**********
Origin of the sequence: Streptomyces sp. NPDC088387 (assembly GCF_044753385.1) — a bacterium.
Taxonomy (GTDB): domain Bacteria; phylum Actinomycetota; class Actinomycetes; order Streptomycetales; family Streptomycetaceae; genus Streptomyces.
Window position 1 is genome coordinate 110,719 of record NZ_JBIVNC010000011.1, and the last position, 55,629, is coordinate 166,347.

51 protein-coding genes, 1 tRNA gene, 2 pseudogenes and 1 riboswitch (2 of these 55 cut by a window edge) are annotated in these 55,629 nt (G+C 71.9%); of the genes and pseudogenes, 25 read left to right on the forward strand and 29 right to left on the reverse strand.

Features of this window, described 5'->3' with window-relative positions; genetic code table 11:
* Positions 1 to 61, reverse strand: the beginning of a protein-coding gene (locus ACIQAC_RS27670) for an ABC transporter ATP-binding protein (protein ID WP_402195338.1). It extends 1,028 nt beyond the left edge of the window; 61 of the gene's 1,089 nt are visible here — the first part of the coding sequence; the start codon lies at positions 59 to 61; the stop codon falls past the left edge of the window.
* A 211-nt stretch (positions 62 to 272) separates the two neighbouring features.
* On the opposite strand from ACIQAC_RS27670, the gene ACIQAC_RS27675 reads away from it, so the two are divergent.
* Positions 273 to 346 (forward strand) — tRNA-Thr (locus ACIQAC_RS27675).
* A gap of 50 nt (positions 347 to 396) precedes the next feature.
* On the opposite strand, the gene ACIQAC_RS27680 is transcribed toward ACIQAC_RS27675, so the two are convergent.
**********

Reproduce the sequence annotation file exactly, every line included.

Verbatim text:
Origin of the sequence: Streptomyces sp. NPDC088387 (assembly GCF_044753385.1) — a bacterium.
Taxonomy (GTDB): domain Bacteria; phylum Actinomycetota; class Actinomycetes; order Streptomycetales; family Streptomycetaceae; genus Streptomyces.
Window position 1 is genome coordinate 110,719 of record NZ_JBIVNC010000011.1, and the last position, 55,629, is coordinate 166,347.

51 protein-coding genes, 1 tRNA gene, 2 pseudogenes and 1 riboswitch (2 of these 55 cut by a window edge) are annotated in these 55,629 nt (G+C 71.9%); of the genes and pseudogenes, 25 read left to right on the forward strand and 29 right to left on the reverse strand.

Features of this window, described 5'->3' with window-relative positions; genetic code table 11:
* Positions 1 to 61, reverse strand: the beginning of a protein-coding gene (locus ACIQAC_RS27670) for an ABC transporter ATP-binding protein (protein ID WP_402195338.1). It extends 1,028 nt beyond the left edge of the window; 61 of the gene's 1,089 nt are visible here — the first part of the coding sequence; the start codon lies at positions 59 to 61; the stop codon falls past the left edge of the window.
* A 211-nt stretch (positions 62 to 272) separates the two neighbouring features.
* On the opposite strand from ACIQAC_RS27670, the gene ACIQAC_RS27675 reads away from it, so the two are divergent.
* Positions 273 to 346 (forward strand) — tRNA-Thr (locus ACIQAC_RS27675).
* A gap of 50 nt (positions 347 to 396) precedes the next feature.
* On the opposite strand, the gene ACIQAC_RS27680 is transcribed toward ACIQAC_RS27675, so the two are convergent.